Dallas Gets Its New Park Board Director. The Parks Board made its interim leader official yesterday. It will be John Jenkins, a 25 year veteran of the department. Some thought the decision was happening at a poor time, and, indeed, streaming problems made the last search committee meeting unlistenable and cut out during yesterday’s meeting. But Board Chair Calvert Collins-Bratton told The Dallas Morning News that the search was “exhaustive” and “had more public input than recent searches for city manager, police chief, fire chief, and city attorney combined.” Jenkins comes with high praise from present and former Park Board members and department staffers.

Jenkins Puts the Hammer Down on Hobby Lobby. He called out the craft chain by name in his nightly press conference last night, ordering the corporation to follow the stay at home order and shut its doors. There were some solid burns: “There are plenty of places to buy yarn and art supplies that are fully compliant with our orders and have robust online platforms.”

Cold and Rain to Come. Temperatures will drop into the 40s this afternoon, bringing with it spotty showers. Your highs all weekend are in the mid-50s. Public health officials are hoping this will aid efforts to keep people in their homes, perhaps even flattening the curve of coronavirus transmissions.

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The Best Trails to Visit When Avoiding the Katy Trail and White Rock Lake

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Last weekend, Dallas Parks and Recreation had to keep you away from each other. The popular Katy Trail and White Rock Lake were magnets for antsy, homebound Dallasites, so much so that County Judge Clay Jenkins had to threaten shutting them down. It didn’t come to that, but it did come to fliers and light warnings and, at White Rock Lake, the closure of vehicular access points, as Trace Miller detailed yesterday.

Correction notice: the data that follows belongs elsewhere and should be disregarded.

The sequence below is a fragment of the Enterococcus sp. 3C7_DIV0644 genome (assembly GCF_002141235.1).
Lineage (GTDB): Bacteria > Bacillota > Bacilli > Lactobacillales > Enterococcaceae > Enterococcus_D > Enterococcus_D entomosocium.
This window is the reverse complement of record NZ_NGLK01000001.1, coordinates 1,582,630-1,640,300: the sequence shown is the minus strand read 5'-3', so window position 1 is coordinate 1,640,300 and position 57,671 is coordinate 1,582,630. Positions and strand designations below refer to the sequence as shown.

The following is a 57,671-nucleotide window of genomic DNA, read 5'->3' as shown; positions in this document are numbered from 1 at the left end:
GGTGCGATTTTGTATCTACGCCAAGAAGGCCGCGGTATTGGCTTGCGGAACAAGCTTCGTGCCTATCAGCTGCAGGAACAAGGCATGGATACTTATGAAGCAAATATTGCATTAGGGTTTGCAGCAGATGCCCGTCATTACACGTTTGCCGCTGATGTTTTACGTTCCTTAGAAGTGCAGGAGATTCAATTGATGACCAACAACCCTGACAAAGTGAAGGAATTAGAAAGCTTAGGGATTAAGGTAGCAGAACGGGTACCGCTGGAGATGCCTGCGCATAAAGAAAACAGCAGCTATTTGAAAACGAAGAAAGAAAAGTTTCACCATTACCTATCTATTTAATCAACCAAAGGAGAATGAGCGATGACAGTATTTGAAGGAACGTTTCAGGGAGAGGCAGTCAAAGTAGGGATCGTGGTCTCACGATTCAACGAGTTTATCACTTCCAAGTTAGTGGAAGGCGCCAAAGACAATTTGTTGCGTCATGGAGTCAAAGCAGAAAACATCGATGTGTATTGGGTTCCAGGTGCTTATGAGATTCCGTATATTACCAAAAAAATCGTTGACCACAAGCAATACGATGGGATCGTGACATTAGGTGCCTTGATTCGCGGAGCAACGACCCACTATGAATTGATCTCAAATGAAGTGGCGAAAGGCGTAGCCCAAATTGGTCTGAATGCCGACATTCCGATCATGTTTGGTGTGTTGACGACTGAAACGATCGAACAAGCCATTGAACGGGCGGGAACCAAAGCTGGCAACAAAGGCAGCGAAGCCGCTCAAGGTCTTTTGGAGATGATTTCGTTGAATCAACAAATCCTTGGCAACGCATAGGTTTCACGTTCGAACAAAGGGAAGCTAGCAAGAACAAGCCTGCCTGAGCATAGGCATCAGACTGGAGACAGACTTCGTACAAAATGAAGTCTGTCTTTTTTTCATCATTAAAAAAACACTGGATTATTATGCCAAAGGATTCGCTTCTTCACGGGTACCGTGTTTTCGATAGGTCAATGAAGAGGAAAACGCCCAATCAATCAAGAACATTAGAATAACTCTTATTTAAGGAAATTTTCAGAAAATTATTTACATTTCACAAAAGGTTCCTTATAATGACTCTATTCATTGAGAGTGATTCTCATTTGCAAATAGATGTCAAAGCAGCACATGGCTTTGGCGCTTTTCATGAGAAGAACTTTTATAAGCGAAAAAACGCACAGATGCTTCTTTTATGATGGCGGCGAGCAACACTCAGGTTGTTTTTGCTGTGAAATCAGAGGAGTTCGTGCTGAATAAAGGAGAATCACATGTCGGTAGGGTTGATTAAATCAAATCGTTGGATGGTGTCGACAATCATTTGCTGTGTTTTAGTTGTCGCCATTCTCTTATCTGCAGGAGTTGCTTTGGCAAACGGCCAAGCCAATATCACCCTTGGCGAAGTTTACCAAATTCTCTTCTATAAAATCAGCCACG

It doesn’t have to be like this. It shouldn’t be like this. And even though rain is in the forecast this weekend, you will need the following words in the future: go to another trail. If you’re reading this, I bet you either live in Dallas or you live close to it. And Dallas is home to the largest hardwood urban forest in the United States. If you’ve driven south on Interstate 45, you’ve seen the dense trees that surround the highway for miles.

You can, and should, explore it. The fauna, which is depicted here by artist Cynthia Mulcahy, is diverse and magnificent. You’ll forget all about the fact that there are skyscrapers just a few miles away from you.

It’s April, but our March cover story was prescient. It was a version of this piece, which attorney and naturalist Bill Holston put together for us. The Trinity River Audubon Center serves a trailhead for four miles through the wetlands that attract birds year-round.

The Texas Buckeye Trail leads you two miles to a patch of buckeyes deep in the forest. Master naturalists maintain these trails, and you can place an order for curbside pickup at the nearby Bonton Farms and bring back food for the week. Further east, the Scyene Overlook and Piedmont Ridge offer some of the best views in all of the Trinity Forest.

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Nature & Environment

A Field Guide to Dallas

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Several years ago, Dallas artist Cynthia Mulcahy was looking for places to observe fauna in action while she was working on War Garden, her ongoing body of work exploring American militarism through paintings of insects and birds of prey. She thought she might have to travel far afield. But armed with a cheap pair of binoculars, Mulcahy was shocked to find a world of wildlife right here at home.

The resulting sketches from her explorations became the basis for a public art project funded by a grant from the City of Dallas Office of Arts and Culture and the Texas Commission on the Arts. Its most recent iteration is titled A Field Guide to Wild Fauna of Dallas, Texas, and copies are available for free on the fifth floor of the J. Erik Jonsson Central Library, when it opens back up.

You can’t go there now because of coronavirus, so here’s the next best thing: a sampling, with her commentary.

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Doing Good